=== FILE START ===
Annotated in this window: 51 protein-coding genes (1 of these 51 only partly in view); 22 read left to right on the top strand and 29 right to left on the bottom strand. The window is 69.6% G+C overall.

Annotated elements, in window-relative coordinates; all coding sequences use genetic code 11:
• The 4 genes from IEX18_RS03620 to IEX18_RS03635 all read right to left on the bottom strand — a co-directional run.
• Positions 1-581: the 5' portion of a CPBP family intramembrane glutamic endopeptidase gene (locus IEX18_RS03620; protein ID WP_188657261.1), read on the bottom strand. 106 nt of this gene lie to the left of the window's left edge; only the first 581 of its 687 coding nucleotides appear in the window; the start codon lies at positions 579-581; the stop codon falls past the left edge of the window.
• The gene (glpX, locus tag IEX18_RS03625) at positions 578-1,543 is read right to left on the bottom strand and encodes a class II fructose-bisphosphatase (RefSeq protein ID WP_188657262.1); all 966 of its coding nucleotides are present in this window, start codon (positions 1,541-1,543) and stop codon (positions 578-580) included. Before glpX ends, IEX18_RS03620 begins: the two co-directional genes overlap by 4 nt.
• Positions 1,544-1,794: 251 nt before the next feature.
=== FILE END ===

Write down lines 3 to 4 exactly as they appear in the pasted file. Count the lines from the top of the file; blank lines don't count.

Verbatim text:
• The 4 genes from IEX18_RS03620 to IEX18_RS03635 all read right to left on the bottom strand — a co-directional run.
• Positions 1-581: the 5' portion of a CPBP family intramembrane glutamic endopeptidase gene (locus IEX18_RS03620; protein ID WP_188657261.1), read on the bottom strand. 106 nt of this gene lie to the left of the window's left edge; only the first 581 of its 687 coding nucleotides appear in the window; the start codon lies at positions 579-581; the stop codon falls past the left edge of the window.